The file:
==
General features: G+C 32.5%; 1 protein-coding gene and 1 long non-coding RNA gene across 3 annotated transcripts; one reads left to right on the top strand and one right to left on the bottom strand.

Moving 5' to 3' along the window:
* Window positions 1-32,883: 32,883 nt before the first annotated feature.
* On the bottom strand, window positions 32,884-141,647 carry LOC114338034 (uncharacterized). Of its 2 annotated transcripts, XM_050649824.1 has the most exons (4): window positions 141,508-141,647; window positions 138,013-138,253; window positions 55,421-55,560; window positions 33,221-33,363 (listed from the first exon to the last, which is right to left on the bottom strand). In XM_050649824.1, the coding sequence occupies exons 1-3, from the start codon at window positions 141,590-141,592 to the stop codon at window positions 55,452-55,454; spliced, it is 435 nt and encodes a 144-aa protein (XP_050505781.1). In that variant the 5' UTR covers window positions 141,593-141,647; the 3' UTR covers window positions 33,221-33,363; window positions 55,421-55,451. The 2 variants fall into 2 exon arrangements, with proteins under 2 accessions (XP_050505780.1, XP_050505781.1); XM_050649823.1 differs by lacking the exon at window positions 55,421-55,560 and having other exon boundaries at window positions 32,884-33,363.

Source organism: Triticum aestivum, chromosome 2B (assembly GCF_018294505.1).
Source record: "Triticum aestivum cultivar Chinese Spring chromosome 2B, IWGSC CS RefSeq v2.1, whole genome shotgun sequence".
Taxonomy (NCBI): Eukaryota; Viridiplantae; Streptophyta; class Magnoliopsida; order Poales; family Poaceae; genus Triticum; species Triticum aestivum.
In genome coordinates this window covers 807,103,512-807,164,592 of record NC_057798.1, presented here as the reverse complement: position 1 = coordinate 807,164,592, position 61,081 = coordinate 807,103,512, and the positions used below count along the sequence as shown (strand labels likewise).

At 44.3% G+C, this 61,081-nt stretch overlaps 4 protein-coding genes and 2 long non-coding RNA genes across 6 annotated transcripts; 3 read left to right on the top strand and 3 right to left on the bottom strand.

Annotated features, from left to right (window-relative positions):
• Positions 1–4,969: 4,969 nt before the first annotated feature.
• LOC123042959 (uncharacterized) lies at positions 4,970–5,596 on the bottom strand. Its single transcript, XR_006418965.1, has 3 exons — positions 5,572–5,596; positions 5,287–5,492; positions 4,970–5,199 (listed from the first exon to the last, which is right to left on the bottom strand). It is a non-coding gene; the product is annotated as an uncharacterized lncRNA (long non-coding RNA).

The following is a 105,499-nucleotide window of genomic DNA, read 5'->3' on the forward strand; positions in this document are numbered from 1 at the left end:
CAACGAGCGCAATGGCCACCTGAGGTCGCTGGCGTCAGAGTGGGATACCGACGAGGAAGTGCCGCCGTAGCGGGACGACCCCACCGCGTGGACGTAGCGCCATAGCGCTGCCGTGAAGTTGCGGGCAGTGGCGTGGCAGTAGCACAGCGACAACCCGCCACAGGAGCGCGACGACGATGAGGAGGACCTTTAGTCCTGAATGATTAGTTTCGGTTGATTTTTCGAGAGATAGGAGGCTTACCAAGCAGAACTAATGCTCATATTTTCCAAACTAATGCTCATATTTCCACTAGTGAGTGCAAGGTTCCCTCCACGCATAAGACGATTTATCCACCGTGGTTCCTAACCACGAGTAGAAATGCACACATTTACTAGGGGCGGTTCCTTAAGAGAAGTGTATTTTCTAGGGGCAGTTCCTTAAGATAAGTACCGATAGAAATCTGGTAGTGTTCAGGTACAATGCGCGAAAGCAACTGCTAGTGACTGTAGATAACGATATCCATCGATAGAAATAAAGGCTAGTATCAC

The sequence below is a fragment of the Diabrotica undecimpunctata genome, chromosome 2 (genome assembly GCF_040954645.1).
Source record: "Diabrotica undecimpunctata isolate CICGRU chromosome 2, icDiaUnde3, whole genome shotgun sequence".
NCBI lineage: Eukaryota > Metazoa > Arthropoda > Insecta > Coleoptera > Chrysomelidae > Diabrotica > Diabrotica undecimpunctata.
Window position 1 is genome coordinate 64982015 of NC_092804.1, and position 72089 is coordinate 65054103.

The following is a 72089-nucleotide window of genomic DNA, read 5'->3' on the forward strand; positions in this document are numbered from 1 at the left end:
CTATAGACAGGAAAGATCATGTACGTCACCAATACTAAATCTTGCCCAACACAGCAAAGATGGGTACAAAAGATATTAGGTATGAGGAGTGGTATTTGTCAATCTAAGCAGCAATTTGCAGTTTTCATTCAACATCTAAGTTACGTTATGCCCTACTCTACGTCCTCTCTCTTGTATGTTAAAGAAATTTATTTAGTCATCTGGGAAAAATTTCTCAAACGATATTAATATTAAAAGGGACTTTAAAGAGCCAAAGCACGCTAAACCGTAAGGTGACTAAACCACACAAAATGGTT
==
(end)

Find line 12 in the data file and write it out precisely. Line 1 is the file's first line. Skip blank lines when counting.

• LOC123042959 (uncharacterized) lies at positions 4,970–5,596 on the bottom strand. Its single transcript, XR_006418965.1, has 3 exons — positions 5,572–5,596; positions 5,287–5,492; positions 4,970–5,199 (listed from the first exon to the last, which is right to left on the bottom strand). It is a non-coding gene; the product is annotated as an uncharacterized lncRNA (long non-coding RNA).